“They’re going to get to the point where there won’t be a question about defunding police, because no one’s going to want to work in that department anymore.”
That’s what attorney Mike Nichols says about East Lansing City Council members’ ongoing comments about his client, Officer Andrew Stephenson.
Stephenson has become the subject of investigations following his role in the injuries of two Black men during arrests six weeks apart. A special investigation by the Michigan State Police exonerated Stephenson, but now Ingham County Prosecutor Carol Siemon has asked for the Attorney General to appoint a Special Prosecutor to review the case.
Nichols says he strongly respects Siemon, but he has questions about the way the situation has been handled, and he’s looking into that. ELi reported that Siemon and the City of East Lansing have claimed a miscommunication problem as the cause of the back-and-forth decisions over whether Stephenson may have used excessive force.
It’s not yet clear what prosecutor will be named but Nichols says we can expect it will be a prosecutor from a county nearby, because that’s what’s called for under state statute.
Nichols usually defends not police officers but individuals arrested by the police, and he has high praise for the professionalism of Stephenson and ELPD in general: “They’ve got some well-trained, smart officers, both at the street and administrative levels.”
He said defending Stephenson in this case was “just too important to me” not to take the case, and said that Stephenson is paying him out of his own pocket.
Nichols describes his client as a good, 34-year-old man with a wife and family and over nine years of service with ELPD.
“This kid has lost years of his life with just the anxiety and having people talk about him” in the media and at City Council. “He’s just getting caught in this wave, this movement, and I feel badly for that…. We can’t let our desire for change and to be agents of change sweep up this man’s career and life.”
Mayor Ruth Beier has openly expressed doubt over Stephenson’s claim that he was bitten by Anthony Loggins Jr., the man injured by Stephenson’s actions in a December 2019 arrest. Footage from Stephenson’s body cam recorded him accusing Loggins of having tried to bite him.
But Nichols says he thinks Beier is wrong, and believes that Loggins did indeed try to bite Stephenson.
He sees evidence for this in the mark Stephenson’s body cam captures on his arm and the fact that Stephenson has chosen to have his blood drawn repeatedly to monitor whether Loggins may have infected him with a disease. (Nichols said he would not name the disease out of respect for the privacy of Loggins and Stephenson.)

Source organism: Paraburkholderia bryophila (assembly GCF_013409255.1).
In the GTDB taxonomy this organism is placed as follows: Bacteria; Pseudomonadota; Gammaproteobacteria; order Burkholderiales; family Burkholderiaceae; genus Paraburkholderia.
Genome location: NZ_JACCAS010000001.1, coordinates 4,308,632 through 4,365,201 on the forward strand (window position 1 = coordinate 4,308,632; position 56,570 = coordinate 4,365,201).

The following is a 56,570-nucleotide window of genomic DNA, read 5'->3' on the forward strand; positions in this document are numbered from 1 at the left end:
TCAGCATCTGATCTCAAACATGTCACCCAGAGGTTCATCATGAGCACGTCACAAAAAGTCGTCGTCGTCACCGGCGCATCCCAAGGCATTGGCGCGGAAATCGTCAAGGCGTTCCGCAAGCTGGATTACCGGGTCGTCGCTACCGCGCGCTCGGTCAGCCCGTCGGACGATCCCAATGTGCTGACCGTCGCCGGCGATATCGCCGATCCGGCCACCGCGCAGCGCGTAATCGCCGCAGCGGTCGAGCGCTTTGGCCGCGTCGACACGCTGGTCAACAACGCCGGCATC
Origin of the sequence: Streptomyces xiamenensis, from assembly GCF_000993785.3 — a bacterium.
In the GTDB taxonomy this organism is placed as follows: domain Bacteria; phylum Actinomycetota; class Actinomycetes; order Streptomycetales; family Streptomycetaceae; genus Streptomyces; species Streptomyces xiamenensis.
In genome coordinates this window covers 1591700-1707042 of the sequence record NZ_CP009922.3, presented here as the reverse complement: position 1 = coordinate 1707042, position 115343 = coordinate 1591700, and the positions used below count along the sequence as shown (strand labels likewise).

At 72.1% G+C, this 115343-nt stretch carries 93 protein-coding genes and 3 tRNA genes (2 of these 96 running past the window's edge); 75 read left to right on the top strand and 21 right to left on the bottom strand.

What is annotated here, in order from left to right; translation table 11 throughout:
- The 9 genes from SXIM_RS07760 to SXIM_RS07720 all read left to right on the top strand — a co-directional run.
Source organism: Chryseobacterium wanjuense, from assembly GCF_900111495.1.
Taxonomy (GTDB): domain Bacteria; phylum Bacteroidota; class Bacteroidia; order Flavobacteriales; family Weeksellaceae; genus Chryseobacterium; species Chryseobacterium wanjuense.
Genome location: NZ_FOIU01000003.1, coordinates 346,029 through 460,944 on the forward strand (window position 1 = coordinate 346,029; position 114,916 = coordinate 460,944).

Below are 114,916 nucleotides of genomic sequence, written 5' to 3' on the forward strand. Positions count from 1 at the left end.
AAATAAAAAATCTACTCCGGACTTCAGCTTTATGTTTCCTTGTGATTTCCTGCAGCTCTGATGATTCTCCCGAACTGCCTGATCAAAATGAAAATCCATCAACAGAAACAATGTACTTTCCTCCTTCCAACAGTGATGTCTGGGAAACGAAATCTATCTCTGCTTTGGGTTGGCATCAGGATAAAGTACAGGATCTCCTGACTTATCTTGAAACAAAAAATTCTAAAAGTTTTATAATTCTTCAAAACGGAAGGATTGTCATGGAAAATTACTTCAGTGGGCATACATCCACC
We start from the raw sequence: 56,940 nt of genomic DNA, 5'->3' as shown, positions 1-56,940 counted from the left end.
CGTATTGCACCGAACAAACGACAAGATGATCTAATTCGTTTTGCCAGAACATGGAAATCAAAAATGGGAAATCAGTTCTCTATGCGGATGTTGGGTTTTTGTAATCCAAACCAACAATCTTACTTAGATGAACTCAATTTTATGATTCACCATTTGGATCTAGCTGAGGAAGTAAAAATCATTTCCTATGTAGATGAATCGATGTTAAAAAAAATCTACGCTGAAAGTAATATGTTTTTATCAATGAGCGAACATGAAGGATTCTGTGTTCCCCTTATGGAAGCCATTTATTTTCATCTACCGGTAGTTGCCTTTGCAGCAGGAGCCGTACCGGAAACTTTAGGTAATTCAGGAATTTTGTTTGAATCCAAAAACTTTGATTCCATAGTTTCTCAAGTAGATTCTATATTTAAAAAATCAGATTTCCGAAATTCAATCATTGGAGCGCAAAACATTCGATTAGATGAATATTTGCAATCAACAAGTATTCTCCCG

“The biting thing is almost irrelevant,” Nichols said today, “but I believe him not only because you can see the mark when he takes his glove off on the video,” but because “I don’t think Stephenson would be going to the doctor multiple times to get blood drawn” if the claim wasn’t legitimate.
Asked to comment on ELi’s finding that Stephenson has been a subject of at least five complaints by men of color since the start of 2018, an unusually high number, Nichols responded, “I can tell you Andrew Stephenson has said he doesn’t pull people over because they’re black.”
Stephenson was not the officer who pulled over Loggins; he arrived as back-up. Said Nichols, “I’m not sure that Andrew was totally thrilled with the fact that his colleague made that traffic stop, but they are trained to back people up and follow their training, and that’s what he did.”
Nichols has watched the videos of the arrest and says he sees consummate professionalism.
“I’ve seen law enforcement agencies all over the state, with cops that act like complete pricks,” he said. “To the citizens of East Lansing, I would say, in the main, law enforcement officers here are pretty professional and polite, especially with students. I have seen a lot of people around the state who probably should not be cops – who act like pricks and abuse their authority. That’s not what we’re talking about here.”
Nichols says Stephenson would “be the first to tell you” that George Floyd’s death, caused by Minneapolis police, “was murder.”
Does Nichols think his client may have implicit racial bias?
“I think all of us white privileged folks have implicit bias,” Nichols said. “It’s part of the human condition. The question is what do we do about it. And this is where I think the national conversation should be – it’s not just the police, it’s everybody. We have a socioeconomic system that still creates greater barriers for people from poor backgrounds and [who have] skin colors other than white. I believe that. Is it just Andrew Stephenson? No.”
He said Andrew Stephenson would tell people he is a white guy from Northern Michigan who tries to get bias out of his head at the start of his shifts and who works hard to follow his training.
Nichols said he’s thinking of speaking at City Council next week because “I’m frustrated and I’m disappointed about Ruth’s comment” about Stephenson possibly making up claims against Loggins.
“I think if the council is not careful, they’re not going to have a choice – they are going to lose that department. And the people of East Lansing should understand that.”
He added, “Let’s be very careful about how we treat this department. Yes, let’s discuss and get changes and make sure everyone is sensitive to issues of race. But, by God, it’s a pretty good department. And I feel strongly about that, and that’s a message I really wanted to get through…. I don’t want those officers to quit, or people not to want to come work for ELPD.”